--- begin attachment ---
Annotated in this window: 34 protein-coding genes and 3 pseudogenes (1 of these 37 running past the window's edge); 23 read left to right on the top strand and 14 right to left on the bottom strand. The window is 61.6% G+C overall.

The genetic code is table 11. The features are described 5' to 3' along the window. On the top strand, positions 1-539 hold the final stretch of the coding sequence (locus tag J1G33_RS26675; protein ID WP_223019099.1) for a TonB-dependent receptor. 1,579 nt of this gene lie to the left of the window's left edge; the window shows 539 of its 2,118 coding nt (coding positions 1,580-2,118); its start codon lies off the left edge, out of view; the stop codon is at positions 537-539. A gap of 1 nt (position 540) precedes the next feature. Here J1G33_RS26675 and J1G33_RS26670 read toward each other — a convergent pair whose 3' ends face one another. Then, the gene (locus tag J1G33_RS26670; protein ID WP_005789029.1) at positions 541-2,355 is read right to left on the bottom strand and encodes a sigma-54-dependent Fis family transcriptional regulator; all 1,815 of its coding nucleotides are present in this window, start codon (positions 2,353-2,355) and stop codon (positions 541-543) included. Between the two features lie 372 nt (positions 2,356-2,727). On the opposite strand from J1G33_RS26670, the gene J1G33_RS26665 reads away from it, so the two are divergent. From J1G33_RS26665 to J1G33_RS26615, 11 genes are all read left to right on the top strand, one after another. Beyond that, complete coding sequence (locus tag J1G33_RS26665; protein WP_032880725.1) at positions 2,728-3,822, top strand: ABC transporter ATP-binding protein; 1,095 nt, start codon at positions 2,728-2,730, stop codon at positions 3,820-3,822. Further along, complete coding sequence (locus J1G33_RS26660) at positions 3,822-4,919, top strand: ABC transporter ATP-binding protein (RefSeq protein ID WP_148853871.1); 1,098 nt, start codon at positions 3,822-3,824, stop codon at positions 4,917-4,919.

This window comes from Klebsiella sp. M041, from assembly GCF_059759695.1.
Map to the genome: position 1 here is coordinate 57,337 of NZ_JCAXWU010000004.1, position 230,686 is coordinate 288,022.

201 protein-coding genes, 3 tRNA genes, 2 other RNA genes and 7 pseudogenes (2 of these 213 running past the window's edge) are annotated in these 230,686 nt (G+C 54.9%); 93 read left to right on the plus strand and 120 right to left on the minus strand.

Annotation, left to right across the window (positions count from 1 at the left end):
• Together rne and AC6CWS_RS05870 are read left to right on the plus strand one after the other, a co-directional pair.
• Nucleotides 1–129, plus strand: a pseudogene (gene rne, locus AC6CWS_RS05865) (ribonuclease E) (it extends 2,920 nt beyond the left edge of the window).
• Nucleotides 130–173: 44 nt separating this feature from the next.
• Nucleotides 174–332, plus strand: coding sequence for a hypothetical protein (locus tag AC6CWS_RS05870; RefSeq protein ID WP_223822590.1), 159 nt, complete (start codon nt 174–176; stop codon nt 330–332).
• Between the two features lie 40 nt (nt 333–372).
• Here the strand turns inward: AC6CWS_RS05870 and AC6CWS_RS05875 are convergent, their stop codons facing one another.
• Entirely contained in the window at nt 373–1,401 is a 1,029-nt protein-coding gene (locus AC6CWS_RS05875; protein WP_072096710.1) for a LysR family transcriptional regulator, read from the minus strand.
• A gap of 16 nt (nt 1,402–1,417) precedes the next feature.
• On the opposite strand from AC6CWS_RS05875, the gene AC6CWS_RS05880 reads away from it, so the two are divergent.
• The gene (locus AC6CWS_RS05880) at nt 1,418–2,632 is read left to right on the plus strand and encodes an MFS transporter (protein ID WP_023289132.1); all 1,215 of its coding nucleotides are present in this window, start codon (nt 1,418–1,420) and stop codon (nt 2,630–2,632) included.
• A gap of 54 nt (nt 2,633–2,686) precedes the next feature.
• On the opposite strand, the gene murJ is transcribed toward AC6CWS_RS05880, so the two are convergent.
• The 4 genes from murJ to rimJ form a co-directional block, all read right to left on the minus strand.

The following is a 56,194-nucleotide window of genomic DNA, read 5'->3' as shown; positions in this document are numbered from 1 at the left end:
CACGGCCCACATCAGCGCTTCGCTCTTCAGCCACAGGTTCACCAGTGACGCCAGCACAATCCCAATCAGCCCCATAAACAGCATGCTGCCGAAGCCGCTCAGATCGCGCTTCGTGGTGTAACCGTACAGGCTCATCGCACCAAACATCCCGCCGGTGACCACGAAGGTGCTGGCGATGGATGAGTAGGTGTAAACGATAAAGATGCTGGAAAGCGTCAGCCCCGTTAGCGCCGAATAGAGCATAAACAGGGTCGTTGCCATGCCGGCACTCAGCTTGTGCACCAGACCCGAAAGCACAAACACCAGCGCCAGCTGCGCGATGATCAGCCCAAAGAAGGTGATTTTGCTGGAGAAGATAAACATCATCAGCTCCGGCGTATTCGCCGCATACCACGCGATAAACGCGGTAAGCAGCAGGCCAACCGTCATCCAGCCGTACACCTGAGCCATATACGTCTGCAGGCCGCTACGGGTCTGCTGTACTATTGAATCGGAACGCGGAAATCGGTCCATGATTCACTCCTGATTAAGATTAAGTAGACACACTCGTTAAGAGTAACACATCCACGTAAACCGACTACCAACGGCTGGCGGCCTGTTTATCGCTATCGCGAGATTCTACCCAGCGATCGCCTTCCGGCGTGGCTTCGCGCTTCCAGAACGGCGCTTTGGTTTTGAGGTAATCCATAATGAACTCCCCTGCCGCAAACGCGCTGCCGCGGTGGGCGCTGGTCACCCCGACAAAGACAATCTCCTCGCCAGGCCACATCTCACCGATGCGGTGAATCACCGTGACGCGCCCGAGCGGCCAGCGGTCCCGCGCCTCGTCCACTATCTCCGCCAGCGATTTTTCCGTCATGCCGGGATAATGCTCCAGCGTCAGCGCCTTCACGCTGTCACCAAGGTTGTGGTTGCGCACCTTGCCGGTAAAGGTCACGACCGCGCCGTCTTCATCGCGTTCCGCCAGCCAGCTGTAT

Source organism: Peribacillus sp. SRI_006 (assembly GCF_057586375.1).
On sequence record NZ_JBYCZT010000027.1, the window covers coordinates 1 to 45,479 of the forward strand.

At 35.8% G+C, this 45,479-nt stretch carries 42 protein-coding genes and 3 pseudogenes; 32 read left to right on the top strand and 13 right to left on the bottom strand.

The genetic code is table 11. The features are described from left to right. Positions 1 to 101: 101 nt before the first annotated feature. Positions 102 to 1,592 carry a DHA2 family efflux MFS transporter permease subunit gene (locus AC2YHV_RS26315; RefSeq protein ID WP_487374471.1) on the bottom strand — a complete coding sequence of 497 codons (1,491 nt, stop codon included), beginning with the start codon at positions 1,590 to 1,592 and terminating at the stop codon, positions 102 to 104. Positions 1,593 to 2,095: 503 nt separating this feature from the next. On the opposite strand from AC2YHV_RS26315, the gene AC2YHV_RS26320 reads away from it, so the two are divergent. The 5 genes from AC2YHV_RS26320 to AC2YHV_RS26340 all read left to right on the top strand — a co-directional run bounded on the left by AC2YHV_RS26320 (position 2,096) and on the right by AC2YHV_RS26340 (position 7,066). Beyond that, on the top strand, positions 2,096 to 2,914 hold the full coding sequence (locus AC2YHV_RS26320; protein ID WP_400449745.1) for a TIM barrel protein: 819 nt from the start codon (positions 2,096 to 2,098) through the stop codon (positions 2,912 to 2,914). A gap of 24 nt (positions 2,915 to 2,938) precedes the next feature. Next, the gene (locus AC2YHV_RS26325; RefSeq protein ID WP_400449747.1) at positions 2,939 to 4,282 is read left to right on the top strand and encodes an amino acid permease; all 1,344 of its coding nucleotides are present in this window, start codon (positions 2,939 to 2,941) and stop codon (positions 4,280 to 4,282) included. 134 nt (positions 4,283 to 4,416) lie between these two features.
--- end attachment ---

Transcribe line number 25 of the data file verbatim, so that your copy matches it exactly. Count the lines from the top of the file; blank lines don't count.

The genetic code is table 11. The features are described from left to right. Positions 1 to 101: 101 nt before the first annotated feature. Positions 102 to 1,592 carry a DHA2 family efflux MFS transporter permease subunit gene (locus AC2YHV_RS26315; RefSeq protein ID WP_487374471.1) on the bottom strand — a complete coding sequence of 497 codons (1,491 nt, stop codon included), beginning with the start codon at positions 1,590 to 1,592 and terminating at the stop codon, positions 102 to 104. Positions 1,593 to 2,095: 503 nt separating this feature from the next. On the opposite strand from AC2YHV_RS26315, the gene AC2YHV_RS26320 reads away from it, so the two are divergent. The 5 genes from AC2YHV_RS26320 to AC2YHV_RS26340 all read left to right on the top strand — a co-directional run bounded on the left by AC2YHV_RS26320 (position 2,096) and on the right by AC2YHV_RS26340 (position 7,066). Beyond that, on the top strand, positions 2,096 to 2,914 hold the full coding sequence (locus AC2YHV_RS26320; protein ID WP_400449745.1) for a TIM barrel protein: 819 nt from the start codon (positions 2,096 to 2,098) through the stop codon (positions 2,912 to 2,914). A gap of 24 nt (positions 2,915 to 2,938) precedes the next feature. Next, the gene (locus AC2YHV_RS26325; RefSeq protein ID WP_400449747.1) at positions 2,939 to 4,282 is read left to right on the top strand and encodes an amino acid permease; all 1,344 of its coding nucleotides are present in this window, start codon (positions 2,939 to 2,941) and stop codon (positions 4,280 to 4,282) included. 134 nt (positions 4,283 to 4,416) lie between these two features.